After more than two years of unnecessary war that accomplished nothing—except the destruction of the country—South Sudan’s President Salva Kiir and First Vice President Riek Machar wrote in the New York Times yesterday that what their country needs to move forward is not justice, but truth telling.
The brutal civil war which saw horrific mass atrocities committed by both sides, caused the deaths of over 50,000 people, the displacement of over two million, a dire humanitarian situation putting over five million South Sudanese at extreme levels of food insecurity, an untold number of victims of violence and sexual abuse, and excessive spending on the war effort that has bankrupted the country.
In the end, the leaders of the two warring factions who started as President and Vice President are now back together as President and First Vice President, and are tasked with leading their country out of the misery they caused in the first place.
Their op-ed is a plea to the international community, especially the United States, that what South Sudan needs is not transitional justice (despite the fact that they both agreed to transitional justice in the August 2015 peace agreement they both signed), but a “truth and reconciliation commission” that would grant “Those who tell the truth about what they saw or did would be granted amnesty from prosecution — even if they did not express remorse [emphasis added].”
Kiir and Machar are asking the international community to trust their judgement of what is best for their country, despite the fact that their leadership is what brought about more than two years of death and destruction. In reality they are looking out for themselves, trying to find a way to shield themselves and their friends from prosecution; thereby furthering the precedent that the worst offenders of human rights abuses can continue to act with impunity.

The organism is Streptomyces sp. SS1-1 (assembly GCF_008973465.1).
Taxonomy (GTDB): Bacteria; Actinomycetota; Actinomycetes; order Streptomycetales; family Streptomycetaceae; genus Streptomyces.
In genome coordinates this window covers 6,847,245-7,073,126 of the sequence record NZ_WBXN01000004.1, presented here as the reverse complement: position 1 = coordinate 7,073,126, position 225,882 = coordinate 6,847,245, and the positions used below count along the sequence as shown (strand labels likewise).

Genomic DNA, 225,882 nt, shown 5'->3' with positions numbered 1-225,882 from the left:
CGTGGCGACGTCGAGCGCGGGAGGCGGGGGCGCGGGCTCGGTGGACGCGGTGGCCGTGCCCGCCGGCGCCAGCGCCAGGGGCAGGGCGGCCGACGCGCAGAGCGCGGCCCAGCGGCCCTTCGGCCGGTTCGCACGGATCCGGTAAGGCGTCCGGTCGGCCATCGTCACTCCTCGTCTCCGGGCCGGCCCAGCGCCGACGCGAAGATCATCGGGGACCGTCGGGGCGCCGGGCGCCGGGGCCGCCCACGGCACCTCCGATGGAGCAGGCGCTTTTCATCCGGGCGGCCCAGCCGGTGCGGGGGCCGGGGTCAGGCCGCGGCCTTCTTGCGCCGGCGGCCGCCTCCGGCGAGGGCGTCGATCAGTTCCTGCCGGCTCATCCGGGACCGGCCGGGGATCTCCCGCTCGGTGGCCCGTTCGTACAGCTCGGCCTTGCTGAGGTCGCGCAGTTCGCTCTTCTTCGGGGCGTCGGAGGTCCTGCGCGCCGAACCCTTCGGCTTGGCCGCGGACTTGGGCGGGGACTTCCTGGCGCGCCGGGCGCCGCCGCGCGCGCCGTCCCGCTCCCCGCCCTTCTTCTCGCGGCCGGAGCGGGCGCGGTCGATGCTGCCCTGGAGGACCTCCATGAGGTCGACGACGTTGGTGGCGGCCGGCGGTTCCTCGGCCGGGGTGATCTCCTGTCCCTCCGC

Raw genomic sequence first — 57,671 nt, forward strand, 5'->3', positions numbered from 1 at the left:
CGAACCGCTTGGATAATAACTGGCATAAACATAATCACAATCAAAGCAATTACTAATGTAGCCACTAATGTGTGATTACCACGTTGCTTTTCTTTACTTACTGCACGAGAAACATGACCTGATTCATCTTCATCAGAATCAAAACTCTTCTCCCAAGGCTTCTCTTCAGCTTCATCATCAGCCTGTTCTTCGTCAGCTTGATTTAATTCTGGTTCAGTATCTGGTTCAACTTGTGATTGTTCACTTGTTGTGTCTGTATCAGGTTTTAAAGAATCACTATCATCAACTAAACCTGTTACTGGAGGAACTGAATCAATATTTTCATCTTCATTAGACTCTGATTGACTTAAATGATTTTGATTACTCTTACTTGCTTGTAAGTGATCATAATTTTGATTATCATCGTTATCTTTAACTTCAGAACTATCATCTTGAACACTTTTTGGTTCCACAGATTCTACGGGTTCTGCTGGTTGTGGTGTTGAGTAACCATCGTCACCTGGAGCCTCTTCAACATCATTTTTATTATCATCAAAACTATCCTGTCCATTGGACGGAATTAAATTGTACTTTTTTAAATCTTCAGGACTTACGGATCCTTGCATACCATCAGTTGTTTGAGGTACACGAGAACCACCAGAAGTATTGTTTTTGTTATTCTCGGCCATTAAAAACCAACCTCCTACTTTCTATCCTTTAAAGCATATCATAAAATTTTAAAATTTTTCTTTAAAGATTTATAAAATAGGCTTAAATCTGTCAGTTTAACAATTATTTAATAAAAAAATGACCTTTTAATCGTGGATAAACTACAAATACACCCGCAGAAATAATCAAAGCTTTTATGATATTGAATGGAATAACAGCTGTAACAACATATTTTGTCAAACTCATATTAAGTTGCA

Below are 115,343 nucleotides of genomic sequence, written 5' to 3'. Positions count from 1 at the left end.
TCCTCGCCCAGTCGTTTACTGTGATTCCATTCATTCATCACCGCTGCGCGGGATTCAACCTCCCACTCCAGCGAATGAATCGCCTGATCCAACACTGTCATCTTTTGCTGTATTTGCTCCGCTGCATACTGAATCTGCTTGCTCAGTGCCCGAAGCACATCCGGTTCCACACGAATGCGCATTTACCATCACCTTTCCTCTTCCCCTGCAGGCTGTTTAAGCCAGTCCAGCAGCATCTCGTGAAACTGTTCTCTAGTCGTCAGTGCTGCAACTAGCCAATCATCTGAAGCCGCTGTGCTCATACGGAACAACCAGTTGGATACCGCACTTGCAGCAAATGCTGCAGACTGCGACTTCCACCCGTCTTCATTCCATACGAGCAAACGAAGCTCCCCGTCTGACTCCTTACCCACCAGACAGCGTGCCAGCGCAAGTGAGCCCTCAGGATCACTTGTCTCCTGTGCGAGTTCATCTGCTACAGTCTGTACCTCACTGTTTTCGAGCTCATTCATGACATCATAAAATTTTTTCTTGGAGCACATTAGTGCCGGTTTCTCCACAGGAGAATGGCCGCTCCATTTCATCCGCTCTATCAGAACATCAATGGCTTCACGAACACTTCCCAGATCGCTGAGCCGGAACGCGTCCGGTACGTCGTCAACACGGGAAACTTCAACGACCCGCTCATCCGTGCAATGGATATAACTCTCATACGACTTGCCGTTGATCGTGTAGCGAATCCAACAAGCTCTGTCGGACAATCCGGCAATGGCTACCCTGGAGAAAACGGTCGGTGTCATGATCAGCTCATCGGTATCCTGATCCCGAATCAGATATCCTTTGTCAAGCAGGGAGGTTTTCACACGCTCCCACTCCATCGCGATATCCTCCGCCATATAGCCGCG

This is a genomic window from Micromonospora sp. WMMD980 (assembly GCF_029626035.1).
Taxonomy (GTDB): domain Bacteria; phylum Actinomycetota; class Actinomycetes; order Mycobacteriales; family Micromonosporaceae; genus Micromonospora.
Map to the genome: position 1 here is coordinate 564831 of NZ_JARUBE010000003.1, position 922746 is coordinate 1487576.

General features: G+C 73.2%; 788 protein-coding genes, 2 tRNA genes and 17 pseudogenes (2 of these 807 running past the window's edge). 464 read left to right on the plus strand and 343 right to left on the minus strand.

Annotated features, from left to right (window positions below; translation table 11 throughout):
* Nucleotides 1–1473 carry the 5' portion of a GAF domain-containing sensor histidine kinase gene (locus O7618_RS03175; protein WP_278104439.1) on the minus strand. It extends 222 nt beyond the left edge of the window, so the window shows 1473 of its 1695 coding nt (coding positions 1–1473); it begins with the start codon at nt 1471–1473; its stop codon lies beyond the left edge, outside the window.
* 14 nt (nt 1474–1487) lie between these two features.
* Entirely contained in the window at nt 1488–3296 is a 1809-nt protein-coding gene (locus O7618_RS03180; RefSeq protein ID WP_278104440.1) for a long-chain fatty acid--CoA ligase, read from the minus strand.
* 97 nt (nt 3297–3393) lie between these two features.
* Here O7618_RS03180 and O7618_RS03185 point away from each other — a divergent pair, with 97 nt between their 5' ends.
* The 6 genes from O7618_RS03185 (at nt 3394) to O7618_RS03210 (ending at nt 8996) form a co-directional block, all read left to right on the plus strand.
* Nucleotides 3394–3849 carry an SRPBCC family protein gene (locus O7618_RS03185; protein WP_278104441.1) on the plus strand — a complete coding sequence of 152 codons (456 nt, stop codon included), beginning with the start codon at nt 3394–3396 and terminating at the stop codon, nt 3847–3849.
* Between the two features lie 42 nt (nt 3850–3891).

The atrocities committed during the war have been widely reported and documented. These are not acts of war or collateral damage; these are specific and targeted attacks against unarmed civilians that amount to crimes against humanity, war crimes, and in some cases perhaps even genocide.
The perpetrators of these crimes, and those who were in charge should face justice. But, even if a transitional justice mechanism is put in place and hybrid courts are erected, it is unlikely that Kiir and Machar will ever face justice for their crimes.
Jewish World Watch stands in support of a peaceful South Sudan, and believes that those responsible for mass atrocities should be held accountable for their crimes. Impunity only emboldens perpetrators like Omar al-Bashir of Sudan or Bashar al-Assad of Syria, to continue committing atrocities, knowing that they will never face any recourse for their actions.
The United States and other international donor governments, especially the European Union, should be concerned by this op-ed, and by Kiir’s and Machar’s attitude towards justice. Reneging on such a major component of the peace agreement should serve as a warning sign that other commitments made by both Kiir and Machar may be broken as well. In a few months’ time, Kiir and Machar may be pleading with the international community that the creation of a permanent constitution and national elections are also no longer in the best interest of South Sudan.
Support by the United States government to South Sudan must come with contingencies and benchmarks that ensure the government of South Sudan is protecting the rights of their people, establishing justice and reconciliation efforts, following through on the timeline for consultations and the creation of a new constitution and national elections, and responding to the humanitarian catastrophe that this war has created.